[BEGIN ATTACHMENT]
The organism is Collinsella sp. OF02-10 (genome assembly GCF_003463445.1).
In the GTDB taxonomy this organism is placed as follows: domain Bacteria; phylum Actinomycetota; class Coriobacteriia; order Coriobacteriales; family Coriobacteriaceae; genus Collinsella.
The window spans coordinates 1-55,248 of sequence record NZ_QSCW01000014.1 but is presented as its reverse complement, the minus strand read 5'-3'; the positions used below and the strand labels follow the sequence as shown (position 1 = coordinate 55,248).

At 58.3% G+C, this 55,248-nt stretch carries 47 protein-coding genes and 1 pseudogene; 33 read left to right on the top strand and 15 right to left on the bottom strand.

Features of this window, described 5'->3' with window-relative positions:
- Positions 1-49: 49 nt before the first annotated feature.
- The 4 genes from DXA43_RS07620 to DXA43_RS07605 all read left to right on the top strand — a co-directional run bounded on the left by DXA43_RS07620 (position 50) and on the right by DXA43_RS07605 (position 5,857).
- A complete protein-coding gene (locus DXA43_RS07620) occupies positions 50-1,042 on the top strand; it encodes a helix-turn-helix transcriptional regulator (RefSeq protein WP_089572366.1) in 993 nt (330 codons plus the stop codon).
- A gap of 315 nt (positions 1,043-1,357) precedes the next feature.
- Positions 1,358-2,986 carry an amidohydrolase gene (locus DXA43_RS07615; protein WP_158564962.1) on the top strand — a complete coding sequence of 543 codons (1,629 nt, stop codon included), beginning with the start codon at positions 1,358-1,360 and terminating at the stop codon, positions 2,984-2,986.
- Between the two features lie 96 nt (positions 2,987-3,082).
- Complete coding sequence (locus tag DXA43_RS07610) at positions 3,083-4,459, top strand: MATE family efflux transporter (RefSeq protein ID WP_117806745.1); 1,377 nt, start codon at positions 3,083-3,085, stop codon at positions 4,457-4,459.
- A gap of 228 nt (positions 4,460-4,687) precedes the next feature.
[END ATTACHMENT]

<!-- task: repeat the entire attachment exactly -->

The organism is Collinsella sp. OF02-10 (genome assembly GCF_003463445.1).
In the GTDB taxonomy this organism is placed as follows: domain Bacteria; phylum Actinomycetota; class Coriobacteriia; order Coriobacteriales; family Coriobacteriaceae; genus Collinsella.
The window spans coordinates 1-55,248 of sequence record NZ_QSCW01000014.1 but is presented as its reverse complement, the minus strand read 5'-3'; the positions used below and the strand labels follow the sequence as shown (position 1 = coordinate 55,248).

At 58.3% G+C, this 55,248-nt stretch carries 47 protein-coding genes and 1 pseudogene; 33 read left to right on the top strand and 15 right to left on the bottom strand.

Features of this window, described 5'->3' with window-relative positions:
- Positions 1-49: 49 nt before the first annotated feature.
- The 4 genes from DXA43_RS07620 to DXA43_RS07605 all read left to right on the top strand — a co-directional run bounded on the left by DXA43_RS07620 (position 50) and on the right by DXA43_RS07605 (position 5,857).
- A complete protein-coding gene (locus DXA43_RS07620) occupies positions 50-1,042 on the top strand; it encodes a helix-turn-helix transcriptional regulator (RefSeq protein WP_089572366.1) in 993 nt (330 codons plus the stop codon).
- A gap of 315 nt (positions 1,043-1,357) precedes the next feature.
- Positions 1,358-2,986 carry an amidohydrolase gene (locus DXA43_RS07615; protein WP_158564962.1) on the top strand — a complete coding sequence of 543 codons (1,629 nt, stop codon included), beginning with the start codon at positions 1,358-1,360 and terminating at the stop codon, positions 2,984-2,986.
- Between the two features lie 96 nt (positions 2,987-3,082).
- Complete coding sequence (locus tag DXA43_RS07610) at positions 3,083-4,459, top strand: MATE family efflux transporter (RefSeq protein ID WP_117806745.1); 1,377 nt, start codon at positions 3,083-3,085, stop codon at positions 4,457-4,459.
- A gap of 228 nt (positions 4,460-4,687) precedes the next feature.